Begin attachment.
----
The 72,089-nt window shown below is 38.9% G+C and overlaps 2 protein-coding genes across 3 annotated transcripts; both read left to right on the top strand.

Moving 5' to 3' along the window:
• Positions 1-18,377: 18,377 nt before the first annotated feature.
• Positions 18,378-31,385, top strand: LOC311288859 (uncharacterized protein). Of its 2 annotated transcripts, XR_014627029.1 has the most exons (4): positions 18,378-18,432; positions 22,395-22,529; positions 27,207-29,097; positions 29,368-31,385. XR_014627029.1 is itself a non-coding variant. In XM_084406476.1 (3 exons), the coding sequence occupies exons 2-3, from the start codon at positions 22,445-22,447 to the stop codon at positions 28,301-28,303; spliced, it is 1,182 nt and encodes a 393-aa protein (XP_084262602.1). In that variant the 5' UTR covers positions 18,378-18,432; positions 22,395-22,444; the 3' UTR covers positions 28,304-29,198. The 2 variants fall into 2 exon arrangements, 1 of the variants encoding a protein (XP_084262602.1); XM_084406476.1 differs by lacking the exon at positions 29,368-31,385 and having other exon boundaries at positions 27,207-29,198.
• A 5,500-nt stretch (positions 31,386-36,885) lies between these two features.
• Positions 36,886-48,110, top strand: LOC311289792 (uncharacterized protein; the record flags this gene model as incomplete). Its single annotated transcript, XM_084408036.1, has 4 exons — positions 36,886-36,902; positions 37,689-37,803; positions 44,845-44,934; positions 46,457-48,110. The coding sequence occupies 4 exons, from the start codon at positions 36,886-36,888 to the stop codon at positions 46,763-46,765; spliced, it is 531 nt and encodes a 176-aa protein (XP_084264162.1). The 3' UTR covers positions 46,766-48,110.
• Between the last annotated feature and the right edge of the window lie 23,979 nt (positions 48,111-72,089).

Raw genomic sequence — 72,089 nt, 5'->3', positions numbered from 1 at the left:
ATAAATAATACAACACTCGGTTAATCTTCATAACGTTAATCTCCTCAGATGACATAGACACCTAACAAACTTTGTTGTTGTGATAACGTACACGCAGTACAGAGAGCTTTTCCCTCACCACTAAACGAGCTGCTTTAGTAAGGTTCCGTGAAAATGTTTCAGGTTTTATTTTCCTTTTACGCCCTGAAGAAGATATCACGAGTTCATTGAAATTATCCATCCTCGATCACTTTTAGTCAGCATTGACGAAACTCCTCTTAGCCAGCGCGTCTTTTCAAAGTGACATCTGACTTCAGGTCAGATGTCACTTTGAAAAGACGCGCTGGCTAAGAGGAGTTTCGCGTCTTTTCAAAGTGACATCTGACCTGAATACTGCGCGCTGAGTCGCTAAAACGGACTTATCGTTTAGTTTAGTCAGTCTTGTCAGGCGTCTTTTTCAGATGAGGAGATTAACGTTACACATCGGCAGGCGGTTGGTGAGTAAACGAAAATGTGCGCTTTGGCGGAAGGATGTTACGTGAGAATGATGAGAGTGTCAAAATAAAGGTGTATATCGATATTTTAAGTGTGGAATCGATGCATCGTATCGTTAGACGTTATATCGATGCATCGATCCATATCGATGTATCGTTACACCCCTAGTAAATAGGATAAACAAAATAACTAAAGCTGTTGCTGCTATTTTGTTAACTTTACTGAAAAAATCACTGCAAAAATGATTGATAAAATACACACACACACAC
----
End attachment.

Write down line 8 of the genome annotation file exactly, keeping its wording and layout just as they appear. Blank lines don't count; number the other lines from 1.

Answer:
Raw genomic sequence — 72,089 nt, 5'->3', positions numbered from 1 at the left: